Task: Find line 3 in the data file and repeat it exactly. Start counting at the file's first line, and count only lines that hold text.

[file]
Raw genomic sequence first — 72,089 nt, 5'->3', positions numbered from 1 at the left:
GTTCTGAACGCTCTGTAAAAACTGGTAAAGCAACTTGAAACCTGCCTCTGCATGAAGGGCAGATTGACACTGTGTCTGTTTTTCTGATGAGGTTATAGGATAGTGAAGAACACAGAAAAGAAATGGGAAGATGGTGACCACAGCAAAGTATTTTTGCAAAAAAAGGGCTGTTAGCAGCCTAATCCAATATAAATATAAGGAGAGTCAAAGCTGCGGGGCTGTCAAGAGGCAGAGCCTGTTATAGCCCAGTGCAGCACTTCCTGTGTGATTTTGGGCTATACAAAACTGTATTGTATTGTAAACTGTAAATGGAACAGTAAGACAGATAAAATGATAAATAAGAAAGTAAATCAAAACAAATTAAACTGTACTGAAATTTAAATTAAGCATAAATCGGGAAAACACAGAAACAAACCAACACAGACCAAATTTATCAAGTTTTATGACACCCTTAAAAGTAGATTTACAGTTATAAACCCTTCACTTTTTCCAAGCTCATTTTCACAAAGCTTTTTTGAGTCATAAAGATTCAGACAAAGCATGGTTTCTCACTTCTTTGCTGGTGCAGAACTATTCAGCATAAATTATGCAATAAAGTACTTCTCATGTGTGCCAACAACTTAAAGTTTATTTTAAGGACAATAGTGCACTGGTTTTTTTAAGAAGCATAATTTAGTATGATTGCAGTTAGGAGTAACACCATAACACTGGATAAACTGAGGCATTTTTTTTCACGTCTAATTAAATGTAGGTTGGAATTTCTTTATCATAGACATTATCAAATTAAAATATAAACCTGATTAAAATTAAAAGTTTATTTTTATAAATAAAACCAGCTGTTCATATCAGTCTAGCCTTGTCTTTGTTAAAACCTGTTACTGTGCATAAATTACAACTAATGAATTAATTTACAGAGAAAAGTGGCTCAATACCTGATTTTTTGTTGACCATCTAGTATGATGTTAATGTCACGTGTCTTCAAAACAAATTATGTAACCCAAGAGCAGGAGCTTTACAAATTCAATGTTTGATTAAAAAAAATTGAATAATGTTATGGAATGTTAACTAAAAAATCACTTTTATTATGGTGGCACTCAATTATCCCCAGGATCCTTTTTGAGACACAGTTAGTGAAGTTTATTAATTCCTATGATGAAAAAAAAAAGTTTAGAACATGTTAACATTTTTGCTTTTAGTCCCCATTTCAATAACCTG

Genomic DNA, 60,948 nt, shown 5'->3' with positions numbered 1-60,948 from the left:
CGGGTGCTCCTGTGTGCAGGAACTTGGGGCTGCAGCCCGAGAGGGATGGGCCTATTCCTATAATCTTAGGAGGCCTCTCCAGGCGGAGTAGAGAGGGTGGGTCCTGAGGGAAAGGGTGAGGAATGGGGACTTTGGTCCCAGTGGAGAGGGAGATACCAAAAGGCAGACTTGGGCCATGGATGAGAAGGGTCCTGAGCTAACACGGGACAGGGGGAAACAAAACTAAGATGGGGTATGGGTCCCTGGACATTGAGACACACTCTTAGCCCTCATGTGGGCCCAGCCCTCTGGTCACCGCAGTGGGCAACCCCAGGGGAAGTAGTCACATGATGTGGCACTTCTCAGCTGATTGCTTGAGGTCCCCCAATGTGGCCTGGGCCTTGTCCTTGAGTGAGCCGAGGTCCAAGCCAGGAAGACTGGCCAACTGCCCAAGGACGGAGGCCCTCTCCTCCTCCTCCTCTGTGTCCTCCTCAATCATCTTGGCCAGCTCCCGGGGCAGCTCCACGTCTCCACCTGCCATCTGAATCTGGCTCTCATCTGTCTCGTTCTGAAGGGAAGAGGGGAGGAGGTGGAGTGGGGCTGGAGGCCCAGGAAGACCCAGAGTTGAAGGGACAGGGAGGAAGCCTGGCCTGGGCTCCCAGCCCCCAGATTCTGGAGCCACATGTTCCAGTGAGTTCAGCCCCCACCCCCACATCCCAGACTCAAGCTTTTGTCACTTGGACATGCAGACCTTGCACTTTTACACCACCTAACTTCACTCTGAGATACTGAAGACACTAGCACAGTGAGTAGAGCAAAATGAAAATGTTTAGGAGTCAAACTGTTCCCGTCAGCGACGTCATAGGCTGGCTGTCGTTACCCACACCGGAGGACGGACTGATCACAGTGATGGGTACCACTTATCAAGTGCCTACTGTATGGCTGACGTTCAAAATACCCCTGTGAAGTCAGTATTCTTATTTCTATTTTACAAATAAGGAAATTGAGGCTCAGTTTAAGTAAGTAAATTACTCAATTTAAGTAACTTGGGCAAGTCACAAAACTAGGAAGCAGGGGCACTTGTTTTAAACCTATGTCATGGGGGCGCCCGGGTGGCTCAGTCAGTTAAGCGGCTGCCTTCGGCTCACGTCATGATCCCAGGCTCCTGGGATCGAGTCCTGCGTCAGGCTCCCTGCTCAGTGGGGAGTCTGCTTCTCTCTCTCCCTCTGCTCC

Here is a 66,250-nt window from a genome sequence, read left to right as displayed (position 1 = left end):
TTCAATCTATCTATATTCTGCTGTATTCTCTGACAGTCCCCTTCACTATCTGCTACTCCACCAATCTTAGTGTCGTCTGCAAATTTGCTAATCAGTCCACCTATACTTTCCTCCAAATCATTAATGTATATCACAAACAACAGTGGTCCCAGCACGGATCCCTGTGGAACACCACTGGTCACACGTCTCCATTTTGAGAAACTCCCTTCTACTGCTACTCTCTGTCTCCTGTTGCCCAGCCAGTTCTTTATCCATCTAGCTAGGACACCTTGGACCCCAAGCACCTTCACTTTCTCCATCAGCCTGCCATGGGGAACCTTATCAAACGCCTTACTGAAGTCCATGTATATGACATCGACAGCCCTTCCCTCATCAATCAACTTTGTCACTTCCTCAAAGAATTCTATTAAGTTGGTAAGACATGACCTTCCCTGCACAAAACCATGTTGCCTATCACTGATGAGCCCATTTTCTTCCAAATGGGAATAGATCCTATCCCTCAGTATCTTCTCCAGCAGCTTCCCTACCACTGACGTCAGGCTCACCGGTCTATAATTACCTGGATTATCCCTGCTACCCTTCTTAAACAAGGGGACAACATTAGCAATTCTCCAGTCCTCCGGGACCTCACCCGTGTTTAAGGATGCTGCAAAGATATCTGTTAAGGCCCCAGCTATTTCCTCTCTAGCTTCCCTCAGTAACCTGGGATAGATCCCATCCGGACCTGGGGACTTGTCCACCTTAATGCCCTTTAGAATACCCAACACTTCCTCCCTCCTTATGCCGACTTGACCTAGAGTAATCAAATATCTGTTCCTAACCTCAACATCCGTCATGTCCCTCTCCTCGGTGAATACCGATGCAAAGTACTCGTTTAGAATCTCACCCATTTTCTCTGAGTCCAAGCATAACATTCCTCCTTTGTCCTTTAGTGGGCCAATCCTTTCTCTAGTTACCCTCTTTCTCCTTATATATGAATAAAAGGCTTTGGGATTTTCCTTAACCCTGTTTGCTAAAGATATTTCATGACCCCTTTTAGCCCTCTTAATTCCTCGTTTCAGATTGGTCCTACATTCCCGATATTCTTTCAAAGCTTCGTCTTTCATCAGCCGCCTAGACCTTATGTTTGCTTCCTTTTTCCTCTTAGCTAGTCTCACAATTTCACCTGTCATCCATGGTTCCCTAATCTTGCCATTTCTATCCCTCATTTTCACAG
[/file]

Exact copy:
Genomic DNA, 60,948 nt, shown 5'->3' with positions numbered 1-60,948 from the left: